A second important idea to consider in Bonhoeffer’s thought is the recurring theme of the exceptional season, the times that are “out of joint,” which require responsible action above and beyond the normal guides for ethical judgment. Thus Bonhoeffer writes that “there are occasions when, in the course of historical life, the strict observance of the explicit law of a state, a corporation, a family, but also of a scientific discovery, entails a clash with the basic necessities of human life [Lebensnotwendigkeiten].”[x] On these occasions “appropriate responsible action departs from the domain governed by laws and principles, from the normal and regular, and instead is confronted with the extraordinary situation of ultimate necessities that are beyond any possible regulation by law.”[xi] In these extraordinary times only a living relationship with the Lord of the law can lead to appropriate action. These circumstances “appeal directly to the free responsibility of the one who acts, a responsibility not bound by any law. They create an extraordinary situation, and are in essence borderline cases. They no longer permit human reasoning [ratio] to come up with a variety of exit strategies, but pose the question of the ultima ratio.”[xii]

And finally, Bonhoeffer’s depiction of vicarious representative action as the responsible action of the free ethical agent bears on his decision to freely bear the responsibility for his involvement in the conspiracy. In referring to the ethical bond which first binds us to Christ and then binds us to others, he writes, “The bond has the form of vicarious representative action and accordance with reality [Wirklichkeitsgemäßheit]. Freedom exhibits itself in my accountability [Selbstzurechnung] for my living and acting, and in the venture [Wagnis] of concrete decision.”[xiii] Robin W. Lovin describes Bonhoeffer’s idea of vicarious representative action as “an act based on a sound reading of the facts and a type of civil courage which can be shared with others; and yet, properly understood, the venture involves a risk of personal corruption so great that only one who believes in the power of a Christian grace is likely to undertake it.”[xiv] It is in this way Bonhoeffer lives out Luther’s famous dictum, “Sin boldly!”, ultimately relying only on the vicarious representative atonement of Jesus Christ for salvation, and not on the ethical righteousness of any human works. For as Luther’s dictum begins, “Be a sinner and sin boldly,” so it also concludes, “but believe and rejoice in Christ even more boldly, for he is victorious over sin, death, and the world. As long as we are here [in this world] we have to sin.”[xiv]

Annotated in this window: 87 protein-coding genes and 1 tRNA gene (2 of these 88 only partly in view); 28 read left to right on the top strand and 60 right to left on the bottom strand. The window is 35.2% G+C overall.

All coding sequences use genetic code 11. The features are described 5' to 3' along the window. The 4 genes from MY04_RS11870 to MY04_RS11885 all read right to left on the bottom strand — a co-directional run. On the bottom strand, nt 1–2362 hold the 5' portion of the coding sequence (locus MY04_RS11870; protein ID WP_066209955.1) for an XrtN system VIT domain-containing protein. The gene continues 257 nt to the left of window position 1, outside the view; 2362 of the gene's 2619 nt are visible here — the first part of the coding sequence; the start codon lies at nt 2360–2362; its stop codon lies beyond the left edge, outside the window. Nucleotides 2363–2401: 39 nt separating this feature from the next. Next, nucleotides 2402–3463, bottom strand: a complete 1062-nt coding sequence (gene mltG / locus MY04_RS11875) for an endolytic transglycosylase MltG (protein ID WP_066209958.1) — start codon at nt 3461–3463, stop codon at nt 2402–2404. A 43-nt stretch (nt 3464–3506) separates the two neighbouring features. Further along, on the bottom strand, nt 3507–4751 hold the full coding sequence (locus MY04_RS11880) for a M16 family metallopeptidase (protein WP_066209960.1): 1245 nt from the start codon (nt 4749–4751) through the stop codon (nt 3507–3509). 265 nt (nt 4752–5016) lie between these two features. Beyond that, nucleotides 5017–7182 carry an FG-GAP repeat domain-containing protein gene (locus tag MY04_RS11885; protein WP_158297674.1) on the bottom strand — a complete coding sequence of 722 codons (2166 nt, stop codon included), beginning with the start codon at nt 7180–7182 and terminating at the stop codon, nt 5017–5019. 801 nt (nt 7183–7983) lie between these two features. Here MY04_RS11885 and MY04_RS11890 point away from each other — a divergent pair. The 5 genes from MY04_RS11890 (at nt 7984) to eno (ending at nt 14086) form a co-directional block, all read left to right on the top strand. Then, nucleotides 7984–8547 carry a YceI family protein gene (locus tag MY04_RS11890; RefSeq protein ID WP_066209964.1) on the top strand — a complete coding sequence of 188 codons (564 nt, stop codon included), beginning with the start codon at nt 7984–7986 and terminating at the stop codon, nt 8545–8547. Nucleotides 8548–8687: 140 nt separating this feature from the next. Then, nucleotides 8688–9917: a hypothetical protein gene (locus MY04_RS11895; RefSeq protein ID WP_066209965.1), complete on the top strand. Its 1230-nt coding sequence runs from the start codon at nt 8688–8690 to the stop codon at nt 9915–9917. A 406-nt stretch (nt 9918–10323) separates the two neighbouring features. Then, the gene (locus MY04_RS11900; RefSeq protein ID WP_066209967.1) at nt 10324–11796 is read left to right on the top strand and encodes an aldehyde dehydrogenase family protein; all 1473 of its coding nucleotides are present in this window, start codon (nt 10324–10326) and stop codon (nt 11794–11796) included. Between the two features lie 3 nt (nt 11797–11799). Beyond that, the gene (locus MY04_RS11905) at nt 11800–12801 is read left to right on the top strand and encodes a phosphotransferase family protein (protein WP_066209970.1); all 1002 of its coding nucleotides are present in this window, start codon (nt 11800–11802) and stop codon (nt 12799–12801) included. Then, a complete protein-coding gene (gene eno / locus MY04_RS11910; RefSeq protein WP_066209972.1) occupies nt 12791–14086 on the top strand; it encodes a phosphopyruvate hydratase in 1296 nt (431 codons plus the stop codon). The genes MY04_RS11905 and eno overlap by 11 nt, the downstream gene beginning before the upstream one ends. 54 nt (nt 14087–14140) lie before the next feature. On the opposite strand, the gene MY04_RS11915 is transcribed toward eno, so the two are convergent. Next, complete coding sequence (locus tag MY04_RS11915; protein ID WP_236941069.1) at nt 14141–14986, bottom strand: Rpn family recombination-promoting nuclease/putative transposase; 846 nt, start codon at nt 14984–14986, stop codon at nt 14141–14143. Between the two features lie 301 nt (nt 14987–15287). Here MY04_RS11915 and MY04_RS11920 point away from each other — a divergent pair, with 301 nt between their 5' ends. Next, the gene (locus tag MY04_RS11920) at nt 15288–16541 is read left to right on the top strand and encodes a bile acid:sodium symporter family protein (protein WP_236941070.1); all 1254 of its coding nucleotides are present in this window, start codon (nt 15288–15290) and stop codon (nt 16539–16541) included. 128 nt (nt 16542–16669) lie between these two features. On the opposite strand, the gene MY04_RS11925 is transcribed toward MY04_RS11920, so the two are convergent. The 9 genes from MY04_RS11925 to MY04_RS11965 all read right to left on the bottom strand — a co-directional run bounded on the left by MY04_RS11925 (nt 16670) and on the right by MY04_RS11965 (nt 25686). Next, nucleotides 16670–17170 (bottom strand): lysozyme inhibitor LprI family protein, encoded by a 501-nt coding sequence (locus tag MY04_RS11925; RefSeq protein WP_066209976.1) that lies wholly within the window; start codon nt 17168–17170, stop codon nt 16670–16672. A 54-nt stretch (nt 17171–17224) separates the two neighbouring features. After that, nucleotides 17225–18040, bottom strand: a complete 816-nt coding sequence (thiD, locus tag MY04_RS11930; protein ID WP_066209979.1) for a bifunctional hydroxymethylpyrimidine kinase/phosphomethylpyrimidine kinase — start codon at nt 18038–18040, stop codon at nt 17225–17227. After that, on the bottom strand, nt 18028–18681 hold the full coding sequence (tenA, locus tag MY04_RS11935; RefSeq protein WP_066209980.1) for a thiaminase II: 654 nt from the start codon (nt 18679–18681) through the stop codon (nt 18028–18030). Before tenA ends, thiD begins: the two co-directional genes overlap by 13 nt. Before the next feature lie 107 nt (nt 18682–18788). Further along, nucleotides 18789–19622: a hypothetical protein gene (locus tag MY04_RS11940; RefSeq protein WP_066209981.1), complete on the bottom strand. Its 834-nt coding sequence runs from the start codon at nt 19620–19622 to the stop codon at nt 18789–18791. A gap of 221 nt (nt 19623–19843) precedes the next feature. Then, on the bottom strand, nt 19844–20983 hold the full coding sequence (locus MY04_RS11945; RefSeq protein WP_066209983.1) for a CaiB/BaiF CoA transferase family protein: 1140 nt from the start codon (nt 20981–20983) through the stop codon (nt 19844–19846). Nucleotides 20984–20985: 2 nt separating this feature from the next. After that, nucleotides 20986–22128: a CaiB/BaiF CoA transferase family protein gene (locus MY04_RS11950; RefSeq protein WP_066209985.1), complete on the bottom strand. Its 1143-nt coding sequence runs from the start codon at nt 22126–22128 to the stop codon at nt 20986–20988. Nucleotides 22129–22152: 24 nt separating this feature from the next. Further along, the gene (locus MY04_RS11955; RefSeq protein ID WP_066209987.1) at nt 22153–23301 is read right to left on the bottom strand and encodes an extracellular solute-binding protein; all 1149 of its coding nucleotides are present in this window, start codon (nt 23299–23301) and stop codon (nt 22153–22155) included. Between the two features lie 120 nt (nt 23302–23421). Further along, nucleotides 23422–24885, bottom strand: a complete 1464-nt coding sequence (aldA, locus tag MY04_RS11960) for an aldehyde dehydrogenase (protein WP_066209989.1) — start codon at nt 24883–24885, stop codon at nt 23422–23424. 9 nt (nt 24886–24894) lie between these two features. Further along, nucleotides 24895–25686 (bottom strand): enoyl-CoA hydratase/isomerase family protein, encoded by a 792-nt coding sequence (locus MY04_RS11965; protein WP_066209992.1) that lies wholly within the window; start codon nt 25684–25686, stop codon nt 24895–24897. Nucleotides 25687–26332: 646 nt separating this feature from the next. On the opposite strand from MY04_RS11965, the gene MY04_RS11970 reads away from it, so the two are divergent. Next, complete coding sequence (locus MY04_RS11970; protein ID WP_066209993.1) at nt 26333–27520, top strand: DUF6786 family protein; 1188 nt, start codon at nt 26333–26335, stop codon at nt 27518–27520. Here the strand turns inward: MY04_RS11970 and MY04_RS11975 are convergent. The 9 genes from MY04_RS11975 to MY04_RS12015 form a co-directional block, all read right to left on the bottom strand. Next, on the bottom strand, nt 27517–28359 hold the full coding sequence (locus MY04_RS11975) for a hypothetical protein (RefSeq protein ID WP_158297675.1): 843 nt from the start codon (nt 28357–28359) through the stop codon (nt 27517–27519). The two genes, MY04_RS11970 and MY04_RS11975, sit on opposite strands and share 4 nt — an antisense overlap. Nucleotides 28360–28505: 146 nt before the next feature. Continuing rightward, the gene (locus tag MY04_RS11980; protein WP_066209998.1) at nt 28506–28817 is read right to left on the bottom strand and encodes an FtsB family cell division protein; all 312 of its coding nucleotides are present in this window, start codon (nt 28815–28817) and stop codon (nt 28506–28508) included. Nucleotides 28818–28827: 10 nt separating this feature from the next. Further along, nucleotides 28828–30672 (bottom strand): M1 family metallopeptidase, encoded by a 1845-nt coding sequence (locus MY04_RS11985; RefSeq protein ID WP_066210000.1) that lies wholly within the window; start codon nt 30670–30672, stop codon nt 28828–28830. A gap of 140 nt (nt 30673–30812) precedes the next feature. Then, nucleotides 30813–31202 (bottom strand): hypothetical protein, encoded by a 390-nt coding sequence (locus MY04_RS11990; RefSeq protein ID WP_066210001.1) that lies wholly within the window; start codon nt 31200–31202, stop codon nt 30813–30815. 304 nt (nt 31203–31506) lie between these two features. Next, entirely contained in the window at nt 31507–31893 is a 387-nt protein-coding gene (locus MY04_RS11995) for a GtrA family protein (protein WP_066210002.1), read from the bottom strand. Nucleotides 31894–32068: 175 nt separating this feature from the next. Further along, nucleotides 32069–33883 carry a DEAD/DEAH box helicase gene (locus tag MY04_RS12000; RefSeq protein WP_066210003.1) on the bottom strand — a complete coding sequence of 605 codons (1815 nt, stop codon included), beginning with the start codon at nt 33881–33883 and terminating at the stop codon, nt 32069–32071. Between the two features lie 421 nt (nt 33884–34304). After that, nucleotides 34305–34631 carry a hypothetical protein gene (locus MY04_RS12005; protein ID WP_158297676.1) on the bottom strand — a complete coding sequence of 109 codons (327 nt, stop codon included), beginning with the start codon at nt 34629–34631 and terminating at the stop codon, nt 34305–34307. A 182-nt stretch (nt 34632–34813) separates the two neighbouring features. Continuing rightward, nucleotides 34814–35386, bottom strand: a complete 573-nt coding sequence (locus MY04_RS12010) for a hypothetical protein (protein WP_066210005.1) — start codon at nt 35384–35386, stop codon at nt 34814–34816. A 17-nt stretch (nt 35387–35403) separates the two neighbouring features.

Notes




[i] Most recently in Stanley Hauerwas, Performing the Faith: Bonhoeffer and the Practice of Nonviolence Grand Rapids: Brazos Press, 2004).

[ii] Green, “Editor’s Introduction,” 15-16.

[iii] Bonhoeffer, Sanctorum Communio: A Theological Study of the Sociology of the Church, trans. Reinhard Krauss and Nancy Lukens, vol. 1, Dietrich
Bonhoeffer Works
(Minneapolis: Fortress Press, 1996), 119.

[iv] Bonhoeffer, “The Church and the Jewish Question,” 223.

[v] Bonhoffer, “Natural Life,” 189.

[vi] Green, “Editor’s Introduction,” 16.

[vii] Hauerwas, Performing the Faith, 36.

[viii] Bonhoeffer, “The Church and the Jewish Question,” 226.

[ix] Bonhoeffer, “State and Church,” 338.

[x] Bonhoeffer, “History and Good [2],” 272–73.

[xi] Bonhoeffer, “History and Good [2],” 273.

[xii] Bonhoeffer, “History and Good [2],” 273.

[xiii] Bonhoeffer, “History and Good [2],” 257.

[xiv] Robin W. Lovin, Christian Faith and Public Choices: The Social Ethics of Barth, Brunner, and Bonhoeffer (Philadelphia: Fortress Press, 1984), 139.

[xv] Martin Luther, Luther’s Works, ed. Jaroslav Pelikan, Hilton C. Oswald, Helmut T. Lehmann (Philadelphia: Fortress Press, 1999), 48:282.